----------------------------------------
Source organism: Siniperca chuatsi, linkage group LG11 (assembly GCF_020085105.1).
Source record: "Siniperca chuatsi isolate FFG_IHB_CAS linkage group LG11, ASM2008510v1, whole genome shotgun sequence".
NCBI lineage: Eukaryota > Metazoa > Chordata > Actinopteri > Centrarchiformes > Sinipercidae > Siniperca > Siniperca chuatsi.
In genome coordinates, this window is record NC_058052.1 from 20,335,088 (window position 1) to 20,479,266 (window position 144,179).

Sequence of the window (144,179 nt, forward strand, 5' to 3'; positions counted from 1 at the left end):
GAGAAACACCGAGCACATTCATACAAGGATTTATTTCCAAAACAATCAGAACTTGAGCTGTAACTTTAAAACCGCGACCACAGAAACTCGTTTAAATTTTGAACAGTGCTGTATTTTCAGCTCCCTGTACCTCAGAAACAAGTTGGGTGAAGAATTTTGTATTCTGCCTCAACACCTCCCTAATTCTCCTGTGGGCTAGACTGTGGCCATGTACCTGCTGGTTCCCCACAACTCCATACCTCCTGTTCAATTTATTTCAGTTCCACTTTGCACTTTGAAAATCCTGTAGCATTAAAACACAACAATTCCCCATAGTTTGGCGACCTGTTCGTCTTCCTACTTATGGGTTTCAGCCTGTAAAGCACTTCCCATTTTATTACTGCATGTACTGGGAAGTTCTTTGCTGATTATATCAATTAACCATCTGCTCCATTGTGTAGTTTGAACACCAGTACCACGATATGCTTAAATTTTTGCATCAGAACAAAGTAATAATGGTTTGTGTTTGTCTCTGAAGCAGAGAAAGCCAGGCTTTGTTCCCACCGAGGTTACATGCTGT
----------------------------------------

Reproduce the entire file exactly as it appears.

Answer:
Source organism: Siniperca chuatsi, linkage group LG11 (assembly GCF_020085105.1).
Source record: "Siniperca chuatsi isolate FFG_IHB_CAS linkage group LG11, ASM2008510v1, whole genome shotgun sequence".
NCBI lineage: Eukaryota > Metazoa > Chordata > Actinopteri > Centrarchiformes > Sinipercidae > Siniperca > Siniperca chuatsi.
In genome coordinates, this window is record NC_058052.1 from 20,335,088 (window position 1) to 20,479,266 (window position 144,179).

Sequence of the window (144,179 nt, forward strand, 5' to 3'; positions counted from 1 at the left end):
GAGAAACACCGAGCACATTCATACAAGGATTTATTTCCAAAACAATCAGAACTTGAGCTGTAACTTTAAAACCGCGACCACAGAAACTCGTTTAAATTTTGAACAGTGCTGTATTTTCAGCTCCCTGTACCTCAGAAACAAGTTGGGTGAAGAATTTTGTATTCTGCCTCAACACCTCCCTAATTCTCCTGTGGGCTAGACTGTGGCCATGTACCTGCTGGTTCCCCACAACTCCATACCTCCTGTTCAATTTATTTCAGTTCCACTTTGCACTTTGAAAATCCTGTAGCATTAAAACACAACAATTCCCCATAGTTTGGCGACCTGTTCGTCTTCCTACTTATGGGTTTCAGCCTGTAAAGCACTTCCCATTTTATTACTGCATGTACTGGGAAGTTCTTTGCTGATTATATCAATTAACCATCTGCTCCATTGTGTAGTTTGAACACCAGTACCACGATATGCTTAAATTTTTGCATCAGAACAAAGTAATAATGGTTTGTGTTTGTCTCTGAAGCAGAGAAAGCCAGGCTTTGTTCCCACCGAGGTTACATGCTGT